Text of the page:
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Tutorial on properties at the nuclei

Observables near the atomic nuclei.

The purpose of this tutorial is to show how to compute several observables of interest in Mössbauer, NMR, and NQR spectroscopy, namely:

  • the electric field gradient,
  • the isomer shift

This tutorial should take about 1 hour.

Electric field gradient

Various spectroscopies, including nuclear magnetic resonance and nuclear quadrupole resonance (NMR and NQR), as well as Mössbauer spectroscopy, show spectral features arising from the electric field gradient at the nuclear sites. Note that the electric field gradient (EFG) considered here arises from the distribution of charge within the solid, not due to any external electric fields.

The way that the EFG is observed in spectroscopic experiments is through its coupling to the nuclear electric quadrupole moment. The physics of this coupling is described in various texts, for example [Slichter1978]. Abinit computes the field gradient at each site, and then reports the gradient and its coupling based on input values of the nuclear quadrupole moments.

The electric field and its gradient at each nuclear site arises from the distribution of charge, both electronic and ionic, in the solid. The gradient especially is quite sensitive to the details of the distribution at short range, and so it is necessary to use the PAW formalism to compute the gradient accurately. For charge density n({\mathbf r}), the potential V is given by

V({\mathbf r})=\int \frac{n({\mathbf r'})}{ |\mathbf{r}-\mathbf{r'}| } d{\mathbf r'}

and the electric field gradient is

V_{ij} = -\frac{\partial^2}{\partial x_i\partial x_j}V({\mathbf r}).

The gradient is computed at each nuclear site, for each source of charge arising from the PAW decomposition (see the tutorial PAW1 ). This is done in the code as follows:

  • Valence space described by planewaves: expression for gradient is Fourier-transformed at each nuclear site.
  • Ion cores: gradient is computed by an Ewald sum method
  • On-site PAW contributions: moments of densities are integrated in real space around each atom, weighted by the gradient operator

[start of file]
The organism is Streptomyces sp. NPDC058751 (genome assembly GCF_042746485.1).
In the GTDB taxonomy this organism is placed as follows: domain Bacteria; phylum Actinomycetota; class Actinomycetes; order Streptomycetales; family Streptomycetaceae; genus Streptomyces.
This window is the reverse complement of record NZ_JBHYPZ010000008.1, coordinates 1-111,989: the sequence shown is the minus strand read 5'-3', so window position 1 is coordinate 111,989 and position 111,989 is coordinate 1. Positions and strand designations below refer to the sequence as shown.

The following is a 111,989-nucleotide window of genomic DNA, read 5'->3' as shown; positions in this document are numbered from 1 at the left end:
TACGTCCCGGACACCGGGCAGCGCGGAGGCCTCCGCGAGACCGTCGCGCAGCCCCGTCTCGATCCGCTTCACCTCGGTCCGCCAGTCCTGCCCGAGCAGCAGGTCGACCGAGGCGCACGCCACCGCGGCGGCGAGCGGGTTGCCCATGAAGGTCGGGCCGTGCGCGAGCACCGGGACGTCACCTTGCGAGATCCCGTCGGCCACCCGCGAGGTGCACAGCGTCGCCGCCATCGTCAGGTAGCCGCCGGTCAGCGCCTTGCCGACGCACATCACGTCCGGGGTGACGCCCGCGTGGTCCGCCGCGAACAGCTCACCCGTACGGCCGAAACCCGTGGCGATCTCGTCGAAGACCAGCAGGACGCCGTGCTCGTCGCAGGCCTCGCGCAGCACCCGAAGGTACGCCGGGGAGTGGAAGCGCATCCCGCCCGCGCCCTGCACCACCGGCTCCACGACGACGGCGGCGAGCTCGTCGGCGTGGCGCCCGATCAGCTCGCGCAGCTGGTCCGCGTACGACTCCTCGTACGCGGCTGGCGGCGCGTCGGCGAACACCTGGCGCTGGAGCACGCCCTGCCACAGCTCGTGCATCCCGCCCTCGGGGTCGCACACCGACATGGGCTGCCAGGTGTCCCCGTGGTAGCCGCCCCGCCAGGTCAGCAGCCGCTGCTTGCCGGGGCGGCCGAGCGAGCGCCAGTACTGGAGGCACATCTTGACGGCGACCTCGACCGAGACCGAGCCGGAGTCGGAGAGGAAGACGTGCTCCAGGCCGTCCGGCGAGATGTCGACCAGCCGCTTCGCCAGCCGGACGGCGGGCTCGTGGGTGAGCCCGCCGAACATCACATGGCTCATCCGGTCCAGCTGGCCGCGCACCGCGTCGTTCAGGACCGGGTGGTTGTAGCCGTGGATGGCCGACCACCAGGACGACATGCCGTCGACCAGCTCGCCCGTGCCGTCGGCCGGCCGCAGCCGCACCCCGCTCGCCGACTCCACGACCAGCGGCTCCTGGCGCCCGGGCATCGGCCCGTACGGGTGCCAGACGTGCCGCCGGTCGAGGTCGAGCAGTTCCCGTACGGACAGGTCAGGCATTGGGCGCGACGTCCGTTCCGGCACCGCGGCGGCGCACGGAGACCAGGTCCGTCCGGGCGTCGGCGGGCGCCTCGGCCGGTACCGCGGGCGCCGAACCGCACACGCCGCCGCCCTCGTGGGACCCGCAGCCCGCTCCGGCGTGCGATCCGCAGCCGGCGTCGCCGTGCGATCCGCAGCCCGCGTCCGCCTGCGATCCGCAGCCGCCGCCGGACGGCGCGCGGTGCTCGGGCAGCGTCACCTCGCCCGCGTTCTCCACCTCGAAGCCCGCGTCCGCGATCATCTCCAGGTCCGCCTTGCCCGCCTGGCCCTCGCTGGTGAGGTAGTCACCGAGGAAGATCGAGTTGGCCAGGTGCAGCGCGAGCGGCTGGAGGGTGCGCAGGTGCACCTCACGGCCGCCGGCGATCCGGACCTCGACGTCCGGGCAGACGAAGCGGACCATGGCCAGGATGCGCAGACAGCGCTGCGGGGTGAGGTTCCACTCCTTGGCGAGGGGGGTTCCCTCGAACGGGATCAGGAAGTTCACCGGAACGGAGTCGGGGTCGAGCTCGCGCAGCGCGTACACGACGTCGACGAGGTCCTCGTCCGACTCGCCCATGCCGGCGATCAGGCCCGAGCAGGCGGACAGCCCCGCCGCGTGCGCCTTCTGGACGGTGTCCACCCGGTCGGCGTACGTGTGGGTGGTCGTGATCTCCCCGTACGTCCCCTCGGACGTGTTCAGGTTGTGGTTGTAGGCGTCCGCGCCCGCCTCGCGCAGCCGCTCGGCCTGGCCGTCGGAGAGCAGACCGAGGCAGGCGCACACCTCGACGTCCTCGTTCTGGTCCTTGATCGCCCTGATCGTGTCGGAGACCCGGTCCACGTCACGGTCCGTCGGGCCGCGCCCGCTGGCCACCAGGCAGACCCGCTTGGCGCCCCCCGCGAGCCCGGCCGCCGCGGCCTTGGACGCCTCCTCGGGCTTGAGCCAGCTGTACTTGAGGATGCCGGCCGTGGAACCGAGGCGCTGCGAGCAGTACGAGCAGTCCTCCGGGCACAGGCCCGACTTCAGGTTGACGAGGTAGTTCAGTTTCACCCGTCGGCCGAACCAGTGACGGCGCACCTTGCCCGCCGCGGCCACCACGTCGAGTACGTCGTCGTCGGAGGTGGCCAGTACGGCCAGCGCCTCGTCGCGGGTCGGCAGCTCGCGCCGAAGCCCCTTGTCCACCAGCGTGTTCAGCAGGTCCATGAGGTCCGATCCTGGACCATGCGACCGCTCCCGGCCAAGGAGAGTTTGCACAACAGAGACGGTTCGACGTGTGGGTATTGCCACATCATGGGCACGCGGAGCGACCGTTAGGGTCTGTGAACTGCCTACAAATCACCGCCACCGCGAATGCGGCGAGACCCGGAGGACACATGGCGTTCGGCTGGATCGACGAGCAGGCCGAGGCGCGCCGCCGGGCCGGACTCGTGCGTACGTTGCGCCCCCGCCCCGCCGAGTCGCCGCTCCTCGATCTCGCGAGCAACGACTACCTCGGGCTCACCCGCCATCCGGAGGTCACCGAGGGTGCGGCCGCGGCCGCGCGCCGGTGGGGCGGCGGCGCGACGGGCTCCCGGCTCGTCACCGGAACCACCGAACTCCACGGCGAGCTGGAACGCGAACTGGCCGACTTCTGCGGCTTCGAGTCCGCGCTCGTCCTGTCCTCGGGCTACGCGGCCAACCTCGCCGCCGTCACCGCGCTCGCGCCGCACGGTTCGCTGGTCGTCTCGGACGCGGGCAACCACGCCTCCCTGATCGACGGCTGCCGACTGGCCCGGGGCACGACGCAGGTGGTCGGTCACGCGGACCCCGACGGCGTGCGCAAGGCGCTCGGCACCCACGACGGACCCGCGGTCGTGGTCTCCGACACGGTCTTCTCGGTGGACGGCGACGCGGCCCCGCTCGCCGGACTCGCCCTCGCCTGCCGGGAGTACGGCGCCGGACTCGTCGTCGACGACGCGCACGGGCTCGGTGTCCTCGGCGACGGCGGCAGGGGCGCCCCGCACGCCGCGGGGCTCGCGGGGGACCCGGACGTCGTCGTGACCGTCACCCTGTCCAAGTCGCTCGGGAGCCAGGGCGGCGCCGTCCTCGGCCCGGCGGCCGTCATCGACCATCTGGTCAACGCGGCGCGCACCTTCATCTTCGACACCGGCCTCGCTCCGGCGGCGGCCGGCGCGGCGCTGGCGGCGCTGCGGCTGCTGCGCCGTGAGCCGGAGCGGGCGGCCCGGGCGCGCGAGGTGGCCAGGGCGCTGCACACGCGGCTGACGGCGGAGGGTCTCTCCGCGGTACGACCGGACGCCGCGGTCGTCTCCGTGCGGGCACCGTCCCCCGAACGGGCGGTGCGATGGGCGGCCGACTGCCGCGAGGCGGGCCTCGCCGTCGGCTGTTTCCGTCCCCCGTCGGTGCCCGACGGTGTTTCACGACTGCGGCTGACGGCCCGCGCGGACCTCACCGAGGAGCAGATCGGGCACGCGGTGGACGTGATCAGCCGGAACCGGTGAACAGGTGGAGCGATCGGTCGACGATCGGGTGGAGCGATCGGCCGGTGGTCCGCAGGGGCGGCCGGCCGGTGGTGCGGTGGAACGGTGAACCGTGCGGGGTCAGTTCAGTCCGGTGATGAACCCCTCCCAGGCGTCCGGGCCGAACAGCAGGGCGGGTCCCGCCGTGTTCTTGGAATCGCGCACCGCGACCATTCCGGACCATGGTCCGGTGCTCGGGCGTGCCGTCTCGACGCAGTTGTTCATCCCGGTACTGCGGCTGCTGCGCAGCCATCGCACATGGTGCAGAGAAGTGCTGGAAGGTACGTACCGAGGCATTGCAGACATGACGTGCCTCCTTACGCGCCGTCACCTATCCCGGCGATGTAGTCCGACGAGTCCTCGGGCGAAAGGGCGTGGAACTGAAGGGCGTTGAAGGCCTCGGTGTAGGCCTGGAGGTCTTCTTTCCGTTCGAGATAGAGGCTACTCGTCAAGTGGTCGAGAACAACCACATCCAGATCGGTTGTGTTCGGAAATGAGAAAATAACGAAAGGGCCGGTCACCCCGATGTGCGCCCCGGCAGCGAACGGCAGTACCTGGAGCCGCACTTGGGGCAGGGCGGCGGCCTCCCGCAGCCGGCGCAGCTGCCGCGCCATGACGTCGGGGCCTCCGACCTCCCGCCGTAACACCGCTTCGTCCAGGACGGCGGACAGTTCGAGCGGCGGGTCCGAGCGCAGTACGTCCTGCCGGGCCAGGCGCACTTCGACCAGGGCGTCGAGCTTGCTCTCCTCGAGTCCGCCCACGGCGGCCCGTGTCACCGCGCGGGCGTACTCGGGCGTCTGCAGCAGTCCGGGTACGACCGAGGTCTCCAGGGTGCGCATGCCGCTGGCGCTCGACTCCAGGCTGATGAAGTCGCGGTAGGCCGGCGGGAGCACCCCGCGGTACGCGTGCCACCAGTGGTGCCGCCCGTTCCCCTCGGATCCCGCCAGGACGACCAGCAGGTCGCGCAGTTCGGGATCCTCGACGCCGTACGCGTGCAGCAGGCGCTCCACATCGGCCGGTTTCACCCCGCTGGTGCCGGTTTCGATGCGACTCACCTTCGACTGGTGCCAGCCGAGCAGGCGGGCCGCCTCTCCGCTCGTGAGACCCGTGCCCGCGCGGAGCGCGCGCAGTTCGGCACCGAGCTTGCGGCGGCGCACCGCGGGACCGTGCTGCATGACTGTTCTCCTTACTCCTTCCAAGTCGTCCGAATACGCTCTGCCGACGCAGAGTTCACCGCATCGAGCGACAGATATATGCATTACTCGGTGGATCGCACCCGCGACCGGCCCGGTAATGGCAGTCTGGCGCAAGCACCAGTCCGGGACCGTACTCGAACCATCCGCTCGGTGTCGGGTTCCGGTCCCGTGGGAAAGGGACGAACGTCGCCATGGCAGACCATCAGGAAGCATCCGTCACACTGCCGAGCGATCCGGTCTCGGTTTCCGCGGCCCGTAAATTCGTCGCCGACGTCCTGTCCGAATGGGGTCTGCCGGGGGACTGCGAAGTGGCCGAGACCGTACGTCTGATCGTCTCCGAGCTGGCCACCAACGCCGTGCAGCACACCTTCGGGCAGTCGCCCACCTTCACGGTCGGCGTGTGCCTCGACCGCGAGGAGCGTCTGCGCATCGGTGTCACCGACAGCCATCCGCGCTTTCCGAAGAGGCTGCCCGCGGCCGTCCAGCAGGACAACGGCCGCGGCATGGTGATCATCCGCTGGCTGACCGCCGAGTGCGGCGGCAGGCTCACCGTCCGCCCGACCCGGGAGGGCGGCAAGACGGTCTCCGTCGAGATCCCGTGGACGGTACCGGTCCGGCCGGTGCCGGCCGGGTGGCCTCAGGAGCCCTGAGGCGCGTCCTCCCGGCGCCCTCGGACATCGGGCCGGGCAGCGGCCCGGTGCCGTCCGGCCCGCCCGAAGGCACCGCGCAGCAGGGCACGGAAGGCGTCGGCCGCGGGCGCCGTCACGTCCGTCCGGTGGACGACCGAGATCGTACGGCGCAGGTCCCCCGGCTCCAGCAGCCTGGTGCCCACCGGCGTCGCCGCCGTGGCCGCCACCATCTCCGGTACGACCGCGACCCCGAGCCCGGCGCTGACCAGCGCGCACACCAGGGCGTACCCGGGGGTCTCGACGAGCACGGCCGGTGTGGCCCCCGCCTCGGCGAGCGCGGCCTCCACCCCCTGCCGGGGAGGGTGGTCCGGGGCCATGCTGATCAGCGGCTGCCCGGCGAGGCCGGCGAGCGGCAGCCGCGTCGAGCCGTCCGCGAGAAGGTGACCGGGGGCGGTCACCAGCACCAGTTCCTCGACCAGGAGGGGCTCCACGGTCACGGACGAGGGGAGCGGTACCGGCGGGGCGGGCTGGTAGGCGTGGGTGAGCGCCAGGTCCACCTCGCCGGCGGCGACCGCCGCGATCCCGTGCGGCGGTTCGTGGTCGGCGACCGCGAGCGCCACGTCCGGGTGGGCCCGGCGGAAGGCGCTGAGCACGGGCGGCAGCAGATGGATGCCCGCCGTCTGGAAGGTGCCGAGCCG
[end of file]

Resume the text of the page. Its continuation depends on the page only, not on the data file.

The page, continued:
The code reports each contribution separately if requested.

The electric field gradient computation is performed at the end of a ground-state calculation, and takes almost no additional time. The tutorial file is for stishovite, a polymorph of SiO_2. In addition to typical ground state variables, only two additional variables are added:

prtefg  2
quadmom 0.0 -0.02558

The first variable instructs Abinit to compute and print the electric field gradient, and the second gives the quadrupole moments of the nuclei, in barns, one for each type of atom. A standard source for quadrupole moments is [Pyykko2008]. Here we are considering silicon and oxygen, and in particular Si-29, which has zero quadrupole moment, and O-17, the only stable isotope of oxygen with a non-zero quadrupole moment.

After running the file through Abinit, you can find the following near the end of the output file:

 Electric Field Gradient Calculation

 Atom   1, typat   1: Cq =      0.000000 MHz     eta =      0.000000

      efg eigval :     -0.165960
-         eigvec :     -0.000001    -0.000001    -1.000000
      efg eigval :     -0.042510
-         eigvec :      0.707107    -0.707107     0.000000
      efg eigval :      0.208470
-         eigvec :      0.707107     0.707107    -0.000002

      total efg :      0.082980     0.125490    -0.000000
      total efg :      0.125490     0.082980    -0.000000
      total efg :     -0.000000    -0.000000    -0.165960

This fragment gives the gradient at the first atom, which was silicon. Note that the gradient is not zero, but the coupling is—that’s because the quadrupole moment of Si-29 is zero, so although there’s a gradient there’s nothing in the nucleus for it to couple to.

Atom 2 is an oxygen atom, and its entry in the output is: